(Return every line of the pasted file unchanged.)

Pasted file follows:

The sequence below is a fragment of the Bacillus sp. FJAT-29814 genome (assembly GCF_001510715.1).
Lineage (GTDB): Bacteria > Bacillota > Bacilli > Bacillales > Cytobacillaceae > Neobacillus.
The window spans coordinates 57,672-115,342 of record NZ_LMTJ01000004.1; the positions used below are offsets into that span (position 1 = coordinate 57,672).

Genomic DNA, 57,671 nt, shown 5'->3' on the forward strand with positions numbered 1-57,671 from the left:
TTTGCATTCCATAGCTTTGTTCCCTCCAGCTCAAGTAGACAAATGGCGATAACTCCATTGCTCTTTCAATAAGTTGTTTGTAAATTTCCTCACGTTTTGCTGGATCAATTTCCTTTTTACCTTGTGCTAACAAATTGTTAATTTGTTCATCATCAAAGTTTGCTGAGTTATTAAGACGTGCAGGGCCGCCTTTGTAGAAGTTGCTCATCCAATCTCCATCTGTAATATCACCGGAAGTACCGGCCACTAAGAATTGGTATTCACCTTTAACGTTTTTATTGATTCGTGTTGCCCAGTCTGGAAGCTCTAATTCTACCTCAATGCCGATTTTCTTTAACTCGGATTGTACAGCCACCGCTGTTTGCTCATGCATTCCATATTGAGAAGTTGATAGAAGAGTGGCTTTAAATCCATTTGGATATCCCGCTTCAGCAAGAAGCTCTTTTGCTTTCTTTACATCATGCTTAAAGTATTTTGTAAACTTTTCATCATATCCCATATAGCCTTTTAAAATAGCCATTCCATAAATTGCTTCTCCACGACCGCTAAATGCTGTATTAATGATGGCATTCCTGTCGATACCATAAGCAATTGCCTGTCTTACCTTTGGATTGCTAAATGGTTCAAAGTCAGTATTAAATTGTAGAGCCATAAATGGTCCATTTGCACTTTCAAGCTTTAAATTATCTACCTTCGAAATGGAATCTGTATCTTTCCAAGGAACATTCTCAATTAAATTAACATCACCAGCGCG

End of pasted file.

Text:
The sequence below is a fragment of the Bacillus sp. FJAT-29814 genome (assembly GCF_001510715.1).
Lineage (GTDB): Bacteria > Bacillota > Bacilli > Bacillales > Cytobacillaceae > Neobacillus.
The window spans coordinates 57,672-115,342 of record NZ_LMTJ01000004.1; the positions used below are offsets into that span (position 1 = coordinate 57,672).

Genomic DNA, 57,671 nt, shown 5'->3' on the forward strand with positions numbered 1-57,671 from the left:
TTTGCATTCCATAGCTTTGTTCCCTCCAGCTCAAGTAGACAAATGGCGATAACTCCATTGCTCTTTCAATAAGTTGTTTGTAAATTTCCTCACGTTTTGCTGGATCAATTTCCTTTTTACCTTGTGCTAACAAATTGTTAATTTGTTCATCATCAAAGTTTGCTGAGTTATTAAGACGTGCAGGGCCGCCTTTGTAGAAGTTGCTCATCCAATCTCCATCTGTAATATCACCGGAAGTACCGGCCACTAAGAATTGGTATTCACCTTTAACGTTTTTATTGATTCGTGTTGCCCAGTCTGGAAGCTCTAATTCTACCTCAATGCCGATTTTCTTTAACTCGGATTGTACAGCCACCGCTGTTTGCTCATGCATTCCATATTGAGAAGTTGATAGAAGAGTGGCTTTAAATCCATTTGGATATCCCGCTTCAGCAAGAAGCTCTTTTGCTTTCTTTACATCATGCTTAAAGTATTTTGTAAACTTTTCATCATATCCCATATAGCCTTTTAAAATAGCCATTCCATAAATTGCTTCTCCACGACCGCTAAATGCTGTATTAATGATGGCATTCCTGTCGATACCATAAGCAATTGCCTGTCTTACCTTTGGATTGCTAAATGGTTCAAAGTCAGTATTAAATTGTAGAGCCATAAATGGTCCATTTGCACTTTCAAGCTTTAAATTATCTACCTTCGAAATGGAATCTGTATCTTTCCAAGGAACATTCTCAATTAAATTAACATCACCAGCGCG